The first commandment (Mk 12:29-12:30)

“Jesus answered.

‘The first commandment is.

‘Hear this!

O Israel!

The Lord Our God!

The Lord is one!

You shall love

The Lord

Your God

With all your heart,

With all your soul,

With all your mind,

And with all your strength.’”

 

ἀπεκρίθη ὁ Ἰησοῦς ὅτι Πρώτη ἐστίν Ἄκουε, Ἰσραήλ, Κύριος ὁ Θεὸς ἡμῶν Κύριος εἷς ἐστιν

καὶ ἀγαπήσεις Κύριον τὸν Θεόν σου ἐξ ὅλης τῆς καρδίας σου καὶ ἐξ ὅλης τῆς ψυχῆς σου καὶ ἐξ ὅλης τῆς διανοίας σου καὶ ἐξ ὅλης τῆς ἰσχύος σου.

 

This response of Jesus can be found also in Matthew, chapter 22:37-38, without the Shema cry for Israel to listen.  In Luke, chapter 10:27-28, Jesus responded that he had given the right answer to the question.  Here, in Mark it is separate from the love of neighbor, which is the 2nd commandment.  This Shema can be found in Deuteronomy, chapter 6:4-5.  These verses have had a great influence on the Israelites as the great commandment that is recited often and written all over the place on their hands, forehead, and door posts.  It is both a morning and an evening prayer, something you say at home and when you are away from home.  The Israelites taught their children this simple prayer.  Jesus and the early Christian followers will repeat this prayer in the gospel stories of the New Testament as the great commandment of love of God.  This “Shema” became the basis of the Abrahamic religions, the great commandment of monotheism and love that must always be remembered.  Mark said that Jesus answered this Scribe (ἀπεκρίθη ὁ Ἰησοῦς) that the first commandment was (ὅτι Πρώτη ἐστίν) “Hear this (Ἄκουε,)!  O Israel (Ἰσραήλ,)! The Lord our God (Κύριος ὁ Θεὸς), the Lord is one (Κύριος εἷς ἐστιν)!”  He should love the Lord (καὶ ἀγαπήσεις Κύριον), his God (τὸν Θεόν σου) with his whole heart (ἐξ ὅλης τῆς καρδίᾳ σου), his whole soul (καὶ ἐξ ὅλης τῆς ψυχῆς σου), his whole mind (καὶ ἐξ ὅλης τῆς διανοίας σου), and with all his strength (καὶ ἐξ ὅλης τῆς ἰσχύος σου).  This was the greatest and the first commandment, love God above all else with your whole powerful being, heart, soul, and mind.

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The prophecy of Isaiah (Mk 7:6-7:7)

“Jesus said

To them.

‘Isaiah prophesied rightly

About you hypocrites!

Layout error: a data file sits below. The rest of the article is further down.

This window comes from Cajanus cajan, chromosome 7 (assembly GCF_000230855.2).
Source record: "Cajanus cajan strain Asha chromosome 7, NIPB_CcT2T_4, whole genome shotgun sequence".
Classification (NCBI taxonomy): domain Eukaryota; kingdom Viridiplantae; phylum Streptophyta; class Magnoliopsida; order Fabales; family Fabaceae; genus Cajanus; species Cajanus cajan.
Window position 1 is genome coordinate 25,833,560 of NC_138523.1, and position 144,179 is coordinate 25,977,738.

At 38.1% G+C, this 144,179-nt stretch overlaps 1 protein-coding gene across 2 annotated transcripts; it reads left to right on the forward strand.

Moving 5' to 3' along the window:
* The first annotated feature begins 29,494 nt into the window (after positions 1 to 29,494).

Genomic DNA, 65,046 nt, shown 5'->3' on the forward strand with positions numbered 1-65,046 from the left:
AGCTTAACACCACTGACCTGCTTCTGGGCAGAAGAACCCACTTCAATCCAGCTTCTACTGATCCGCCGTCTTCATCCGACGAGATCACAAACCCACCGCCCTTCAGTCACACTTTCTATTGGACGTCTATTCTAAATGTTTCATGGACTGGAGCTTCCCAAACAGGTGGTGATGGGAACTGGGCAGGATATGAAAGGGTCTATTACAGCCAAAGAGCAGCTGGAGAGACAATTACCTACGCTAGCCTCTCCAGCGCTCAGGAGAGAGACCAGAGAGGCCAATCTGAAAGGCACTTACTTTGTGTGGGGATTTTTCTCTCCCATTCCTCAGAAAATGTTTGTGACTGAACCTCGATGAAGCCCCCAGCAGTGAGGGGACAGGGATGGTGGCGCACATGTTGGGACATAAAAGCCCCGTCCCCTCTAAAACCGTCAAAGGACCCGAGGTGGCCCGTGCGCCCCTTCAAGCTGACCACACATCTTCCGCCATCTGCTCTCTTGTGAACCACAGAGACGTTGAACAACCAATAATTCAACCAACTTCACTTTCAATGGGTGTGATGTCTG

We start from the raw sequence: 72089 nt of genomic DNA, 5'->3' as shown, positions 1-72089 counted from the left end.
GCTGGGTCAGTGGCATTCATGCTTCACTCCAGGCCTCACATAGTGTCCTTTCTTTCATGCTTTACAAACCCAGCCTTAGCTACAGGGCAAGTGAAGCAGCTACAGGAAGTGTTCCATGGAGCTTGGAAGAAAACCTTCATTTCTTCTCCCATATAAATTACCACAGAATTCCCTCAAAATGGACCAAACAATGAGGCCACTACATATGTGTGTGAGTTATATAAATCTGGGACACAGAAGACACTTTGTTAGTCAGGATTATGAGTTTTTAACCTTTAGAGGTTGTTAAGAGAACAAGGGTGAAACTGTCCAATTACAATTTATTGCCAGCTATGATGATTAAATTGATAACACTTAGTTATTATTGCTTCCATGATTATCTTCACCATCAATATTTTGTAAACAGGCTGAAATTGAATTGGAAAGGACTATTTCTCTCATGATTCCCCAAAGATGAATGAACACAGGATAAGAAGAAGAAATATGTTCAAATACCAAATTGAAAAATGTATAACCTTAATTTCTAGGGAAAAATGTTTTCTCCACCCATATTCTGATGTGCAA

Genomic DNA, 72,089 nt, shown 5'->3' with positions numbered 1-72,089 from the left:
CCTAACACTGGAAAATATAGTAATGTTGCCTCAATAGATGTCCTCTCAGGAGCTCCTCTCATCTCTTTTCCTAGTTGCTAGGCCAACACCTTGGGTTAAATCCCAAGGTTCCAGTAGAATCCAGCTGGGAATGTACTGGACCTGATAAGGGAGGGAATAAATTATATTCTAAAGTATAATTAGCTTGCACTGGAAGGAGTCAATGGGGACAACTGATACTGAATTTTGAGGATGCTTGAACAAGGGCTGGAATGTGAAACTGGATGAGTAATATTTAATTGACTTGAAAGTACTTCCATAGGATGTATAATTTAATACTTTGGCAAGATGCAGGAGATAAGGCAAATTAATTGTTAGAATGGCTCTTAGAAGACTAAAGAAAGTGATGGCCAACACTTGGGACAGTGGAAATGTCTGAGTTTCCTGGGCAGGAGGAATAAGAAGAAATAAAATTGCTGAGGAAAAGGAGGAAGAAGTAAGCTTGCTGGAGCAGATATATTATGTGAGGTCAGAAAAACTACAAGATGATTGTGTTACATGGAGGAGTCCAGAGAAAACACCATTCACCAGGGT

As it is written.

‘This people honor me

With their lips,

But their hearts

Are far from me.

In vain

Do they worship me!

They teach

Human precepts

As doctrines.’”

 

ὁ δὲ εἶπεν αὐτοῖς Καλῶς ἐπροφήτευσεν Ἡσαΐας περὶ ὑμῶν τῶν ὑποκριτῶν, ὡς γέγραπται ὅτι Οὗτος ὁ λαὸς τοῖς χείλεσίν με τιμᾷ, ἡ δὲ καρδία αὐτῶν πόρρω ἀπέχει ἀπ’ ἐμοῦ·

μάτην δὲ σέβονταί με, διδάσκοντες διδασκαλίας ἐντάλματα ἀνθρώπων·

 

There is something similar to this in Matthew, chapter 15:7-9.  Mark indicated that Jesus said to these Pharisees (ὁ δὲ εἶπεν αὐτοῖς) that Isaiah had prophesied correctly (Καλῶς ἐπροφήτευσεν Ἡσαΐας) about them being hypocrites (περὶ ὑμῶν τῶν ὑποκριτῶν) as it was written (ὡς γέγραπται) in Isaiah.  Hypocrites were people who played a part in a drama, but who were not sincere.  This Greek quotation from Isaiah, chapter 29:13, is from the Septuagint, almost the same as in Matthew.  This oracle of Yahweh, via Isaiah, centered on insincere worship.  These Israelites adored Yahweh with their mouths and lips, but their hearts were far away.  They only praised the Lord because of human demands, as they recited rote prayers.  Jesus repeated these verses of Isaiah.  These people honored him with their lips or mouth (ὅτι Οὗτος ὁ λαὸς τοῖς χείλεσίν με τιμᾷ).  However, their hearts were far away from him (ἡ δὲ καρδία αὐτῶν πόρρω ἀπέχει ἀπ’ ἐμοῦ).  In a vain or useless way, they adored, worshiped, or reverenced him (μάτην δὲ σέβονταί με).  They were teaching doctrines (διδάσκοντες διδασκαλίας) that were human precepts or ordinances (ἐντάλματα ἀνθρώπων).  Thus Jesus, via Mark and Isaiah, was wailing against false worship and human precepts pretending to be divine worship and divine teachings.

The first greatest commandment (Mt 22:37-22:38)